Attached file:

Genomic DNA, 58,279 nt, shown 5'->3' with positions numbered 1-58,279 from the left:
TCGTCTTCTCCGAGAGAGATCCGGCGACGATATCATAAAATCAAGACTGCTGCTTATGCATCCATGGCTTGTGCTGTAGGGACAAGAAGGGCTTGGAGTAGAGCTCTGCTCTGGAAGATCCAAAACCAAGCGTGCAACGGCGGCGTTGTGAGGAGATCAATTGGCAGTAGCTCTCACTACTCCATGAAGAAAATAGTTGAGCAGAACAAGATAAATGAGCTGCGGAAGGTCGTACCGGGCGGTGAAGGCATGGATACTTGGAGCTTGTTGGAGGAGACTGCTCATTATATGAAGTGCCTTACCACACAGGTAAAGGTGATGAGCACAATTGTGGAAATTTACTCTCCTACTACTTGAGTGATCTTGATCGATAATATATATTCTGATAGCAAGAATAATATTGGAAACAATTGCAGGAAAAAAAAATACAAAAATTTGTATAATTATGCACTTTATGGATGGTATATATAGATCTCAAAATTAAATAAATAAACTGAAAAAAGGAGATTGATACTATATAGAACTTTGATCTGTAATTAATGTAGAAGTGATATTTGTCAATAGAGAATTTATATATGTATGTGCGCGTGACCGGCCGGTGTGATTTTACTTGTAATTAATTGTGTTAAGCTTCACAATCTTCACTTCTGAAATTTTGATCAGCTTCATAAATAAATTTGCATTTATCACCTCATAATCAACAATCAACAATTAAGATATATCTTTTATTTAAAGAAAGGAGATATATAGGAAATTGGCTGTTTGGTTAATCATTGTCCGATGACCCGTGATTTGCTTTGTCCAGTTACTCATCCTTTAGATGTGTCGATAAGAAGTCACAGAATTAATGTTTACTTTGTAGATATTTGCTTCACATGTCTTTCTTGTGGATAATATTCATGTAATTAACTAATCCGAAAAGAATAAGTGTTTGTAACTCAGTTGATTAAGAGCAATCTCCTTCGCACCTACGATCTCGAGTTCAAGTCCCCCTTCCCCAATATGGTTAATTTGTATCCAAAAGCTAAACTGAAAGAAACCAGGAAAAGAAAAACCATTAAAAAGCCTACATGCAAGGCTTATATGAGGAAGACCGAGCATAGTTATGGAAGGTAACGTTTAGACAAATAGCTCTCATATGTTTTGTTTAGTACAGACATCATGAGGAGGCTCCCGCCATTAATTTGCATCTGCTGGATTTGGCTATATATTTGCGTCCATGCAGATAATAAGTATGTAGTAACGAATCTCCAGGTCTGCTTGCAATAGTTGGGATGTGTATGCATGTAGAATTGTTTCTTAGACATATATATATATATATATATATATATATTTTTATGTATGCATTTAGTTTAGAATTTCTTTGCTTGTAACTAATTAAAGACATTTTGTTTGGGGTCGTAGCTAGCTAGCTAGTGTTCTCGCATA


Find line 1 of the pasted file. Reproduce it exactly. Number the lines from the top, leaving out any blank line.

Genomic DNA, 58,279 nt, shown 5'->3' with positions numbered 1-58,279 from the left: